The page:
How do you convert a television show to the movie screen? It is a conundrum that has plagued movie studios for decades now. For every Mission: Impossible, The Fugitive or 21 Jump Street — movies that figure out how to extend the premise of the original program – there are far too many I Spy, Land of the Lost or Entourage adaptations out there. It’s a tricky line to balance, and one that many are going to try and figure out because TV shows will continue to inspire movies – and vice versa.
One of the latest attempts at reviving the past reaches theaters on August 14. Guy Ritchie, who recently energized Sir Arthur Conan Doyle’s Sherlock Holmes, is applying his dry wit and stylish visuals to the 1960s Cold War spy series The Man From U.N.C.L.E., except instead of modernizing the story, he’s sending 2015 audiences into the past. Henry Cavill (Man of Steel), Armie Hammer (The Lone Ranger) and Alicia Vikander (Ex Machina) are adding sex appeal and gritty humor to the spy genre, turning the time-tested subsection of action thrillers on its head.
On a frigid day in 2014, I was lucky enough to join a handful of film journalists on the London set of Guy Ritchie’s The Man From U.N.C.L.E. to interview the cast and crew, watch them film scenes, and get a general sense of how they plan to recreate this sliver of Cold War history. Here, then, are the five most interesting things I found out!
The Stars’ Inspiration Is Butch Cassidy and the Sundance Kid
While it’s true that Henry Cavill and Armie Hammer are playing classic Man From U.N.C.L.E. partners Napoleon Solo and Illya Kuryakin, respectively, we heard from numerous people on set that the vobe the duo keeps giving off mirrors that of Robert Redford and Paul Newman in Butch Cassidy and the Sundance Kid. You can pick this up in the banter they have in the most recent trailer (above), as well as in the first tease, which Warner Bros. released a few months back. Ritchie, in particular, talked to us at length about trying to find a tone that resembled Butch Cassidy, even while admitting that audiences initially dismissed George Roy Hill’s 1969 classic because it was a "comedy." Ritchie told us:
"People tend to look slightly down their noses at comedies, thinking that, ‘Oh, it’s a comedy, so I won’t take it that seriously.’ I think it’s much harder to make a good comedy than it is to make something that’s straight and apparently serious. So I like that balance between finding — it’s a real film, but it has a lightness of touch, and I think very few people can apply that lightness of touch. That’s a tone that I’m interested in, generally, in the work of film, and I suppose Butch Cassidy is the greatest illustration of that.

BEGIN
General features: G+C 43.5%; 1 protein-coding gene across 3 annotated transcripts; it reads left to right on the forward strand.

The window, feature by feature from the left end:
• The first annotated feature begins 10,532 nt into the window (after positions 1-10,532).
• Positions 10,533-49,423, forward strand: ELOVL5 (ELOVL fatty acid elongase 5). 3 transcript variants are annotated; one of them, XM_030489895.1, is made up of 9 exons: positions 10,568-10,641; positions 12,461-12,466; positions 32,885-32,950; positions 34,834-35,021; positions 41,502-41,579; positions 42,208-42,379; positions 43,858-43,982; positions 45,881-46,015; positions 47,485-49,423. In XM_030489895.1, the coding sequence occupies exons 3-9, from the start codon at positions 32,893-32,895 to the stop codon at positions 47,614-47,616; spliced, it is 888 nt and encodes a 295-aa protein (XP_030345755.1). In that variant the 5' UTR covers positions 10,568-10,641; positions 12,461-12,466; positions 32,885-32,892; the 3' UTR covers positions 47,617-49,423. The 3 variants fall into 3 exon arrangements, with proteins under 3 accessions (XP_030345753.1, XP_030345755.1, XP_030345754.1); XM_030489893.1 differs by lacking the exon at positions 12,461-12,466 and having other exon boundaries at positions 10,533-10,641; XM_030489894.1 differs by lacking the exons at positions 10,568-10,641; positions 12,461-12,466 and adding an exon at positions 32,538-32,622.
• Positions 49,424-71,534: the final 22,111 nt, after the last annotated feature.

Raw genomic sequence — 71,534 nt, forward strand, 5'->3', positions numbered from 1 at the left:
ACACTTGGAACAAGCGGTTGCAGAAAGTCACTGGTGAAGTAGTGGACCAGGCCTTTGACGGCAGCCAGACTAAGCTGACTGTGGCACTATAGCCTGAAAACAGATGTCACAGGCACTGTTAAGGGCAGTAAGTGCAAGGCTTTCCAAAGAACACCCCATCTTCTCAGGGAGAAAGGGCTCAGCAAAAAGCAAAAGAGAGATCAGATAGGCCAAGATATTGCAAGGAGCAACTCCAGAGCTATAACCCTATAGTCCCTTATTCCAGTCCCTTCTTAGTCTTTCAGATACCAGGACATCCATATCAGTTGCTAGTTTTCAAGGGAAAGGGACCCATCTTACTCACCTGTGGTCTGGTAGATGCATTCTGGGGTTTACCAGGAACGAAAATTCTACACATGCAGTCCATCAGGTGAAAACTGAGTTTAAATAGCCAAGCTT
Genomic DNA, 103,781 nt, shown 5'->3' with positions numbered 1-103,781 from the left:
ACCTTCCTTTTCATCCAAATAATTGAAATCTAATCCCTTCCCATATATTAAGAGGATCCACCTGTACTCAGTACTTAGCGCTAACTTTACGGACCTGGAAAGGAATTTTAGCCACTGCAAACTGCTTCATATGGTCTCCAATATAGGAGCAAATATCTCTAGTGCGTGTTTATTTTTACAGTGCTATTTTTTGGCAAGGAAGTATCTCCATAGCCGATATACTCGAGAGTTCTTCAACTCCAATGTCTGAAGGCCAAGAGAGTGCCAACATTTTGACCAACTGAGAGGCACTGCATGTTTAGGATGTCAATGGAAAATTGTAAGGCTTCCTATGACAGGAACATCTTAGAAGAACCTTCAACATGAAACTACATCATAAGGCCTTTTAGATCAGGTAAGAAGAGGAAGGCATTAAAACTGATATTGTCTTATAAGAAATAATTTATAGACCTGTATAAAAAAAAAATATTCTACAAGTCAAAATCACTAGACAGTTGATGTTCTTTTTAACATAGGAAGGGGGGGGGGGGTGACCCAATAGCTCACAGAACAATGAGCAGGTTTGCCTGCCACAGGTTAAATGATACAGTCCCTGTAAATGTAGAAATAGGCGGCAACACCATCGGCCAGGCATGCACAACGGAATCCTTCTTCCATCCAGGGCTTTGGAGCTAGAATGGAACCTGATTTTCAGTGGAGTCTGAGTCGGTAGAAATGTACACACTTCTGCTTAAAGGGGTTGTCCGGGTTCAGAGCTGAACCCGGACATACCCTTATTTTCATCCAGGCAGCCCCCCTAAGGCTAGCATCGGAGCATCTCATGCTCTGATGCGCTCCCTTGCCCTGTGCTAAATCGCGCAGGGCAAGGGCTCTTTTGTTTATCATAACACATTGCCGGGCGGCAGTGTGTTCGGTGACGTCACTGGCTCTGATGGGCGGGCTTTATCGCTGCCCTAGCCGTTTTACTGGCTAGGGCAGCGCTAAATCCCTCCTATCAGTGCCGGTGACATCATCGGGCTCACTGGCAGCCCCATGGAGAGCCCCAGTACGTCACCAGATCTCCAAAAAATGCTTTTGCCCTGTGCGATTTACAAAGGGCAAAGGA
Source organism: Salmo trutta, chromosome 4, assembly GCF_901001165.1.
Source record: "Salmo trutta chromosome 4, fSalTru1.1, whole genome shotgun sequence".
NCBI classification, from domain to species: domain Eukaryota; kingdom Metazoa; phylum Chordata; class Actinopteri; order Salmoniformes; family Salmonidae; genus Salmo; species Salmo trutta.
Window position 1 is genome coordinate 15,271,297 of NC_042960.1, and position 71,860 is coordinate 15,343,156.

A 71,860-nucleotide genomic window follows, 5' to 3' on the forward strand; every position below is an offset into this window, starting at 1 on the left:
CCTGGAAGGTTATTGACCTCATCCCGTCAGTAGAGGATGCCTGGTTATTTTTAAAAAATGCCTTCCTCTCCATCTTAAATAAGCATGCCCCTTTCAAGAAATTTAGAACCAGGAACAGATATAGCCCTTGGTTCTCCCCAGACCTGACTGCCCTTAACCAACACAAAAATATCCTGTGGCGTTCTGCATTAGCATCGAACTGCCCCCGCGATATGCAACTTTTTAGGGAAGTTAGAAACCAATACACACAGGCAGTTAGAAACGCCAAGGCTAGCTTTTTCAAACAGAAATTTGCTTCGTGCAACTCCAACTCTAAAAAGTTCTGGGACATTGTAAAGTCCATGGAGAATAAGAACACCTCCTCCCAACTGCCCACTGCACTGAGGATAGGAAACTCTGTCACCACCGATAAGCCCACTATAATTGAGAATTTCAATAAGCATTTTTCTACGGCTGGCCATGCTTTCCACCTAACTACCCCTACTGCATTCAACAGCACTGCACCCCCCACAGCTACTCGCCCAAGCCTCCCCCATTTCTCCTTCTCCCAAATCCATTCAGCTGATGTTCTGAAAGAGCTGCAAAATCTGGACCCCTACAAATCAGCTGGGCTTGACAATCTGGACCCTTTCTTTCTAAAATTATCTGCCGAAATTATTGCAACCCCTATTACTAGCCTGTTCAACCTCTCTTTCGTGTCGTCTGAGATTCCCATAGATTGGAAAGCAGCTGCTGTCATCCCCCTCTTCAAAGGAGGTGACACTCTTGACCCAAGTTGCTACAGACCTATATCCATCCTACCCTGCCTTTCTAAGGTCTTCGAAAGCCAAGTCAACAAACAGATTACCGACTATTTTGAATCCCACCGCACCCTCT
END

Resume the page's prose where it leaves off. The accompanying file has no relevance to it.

"It was that ‘bromancy.’ We take ourselves seriously, but not too seriously, and it broke the pattern of a typical genre. So it’s, ‘Raindrops keep falling on my head …’ pops up in the middle of a western. That was the first time anyone had done that. A western was no longer a western, as you’ve seen it."
Similar to how Ritchie feels Butch Cassidy changed the idea of a Western, he’s hoping U.N.C.L.E. can alter the idea of a secret agent movie. But how? Let’s keep exploring.
Obviously, James Bond Is An Influence For U.N.C.L.E.
It’s very hard to talk about the 1960s, the Cold War, handsome spies and beautiful double agents without thinking about 007 (and, yes, Austin Powers). And instead of shunning the comparison, the team behind Man from U.N.C.L.E. embraced it. When we interviewed Henry Cavill and Armie Hammer, they admitted that they get "plenty of gadgets" to play with, though Cavill quickly pointed out that Hammer’s KGB agent is far more tech savvy than his Napoleon Solo.
When we spoke to producer Lionel Wigram about their approach to the material, he referenced Bond, the novels of John Le Carre, as well as Guy Ritchie’s Sherlock, as the balance they are trying to achieve. Wigram told us that the villain of the film isn’t THRUSH (which was the thrust of the television show, and a clone of SMERSH). But he said of the tone of U.N.C.L.E.:
"It’s Bondesque. In a way that Sean Connery’s Bonds were ‘Bondesque.’ And I would say that Guy has a very unique tone, which he brings to his films, and I think that that’s very much there. It’s very much a Guy Ritchie version of a ‘60s spy movie, and it does have some Bond in it. …As with Sherlock, which we made as fans of the books of Sherlock, we made this as fans of spy movies."
That means action, right? Let’s get in to some of the film’s major set pieces, and its practical effects.
The Film’s ‘Big Set’ Will Be An Actual Underground Lair
There were four major interiors that we toured as part of the set visit, and through these trips, we learned that Guy Ritchie was creating the 1960s, on every level, and not cheating through the use of green screen. We walked through the hallways and tunnels of an Italian castle (rebuilt on a soundstage outside of London). We stood on the bridge of an airplane carrier, pushing the buttons and turning the knobs of the actual control panels! And we visited the film’s benchmark set – an underground lab, where a massive bomb is being built.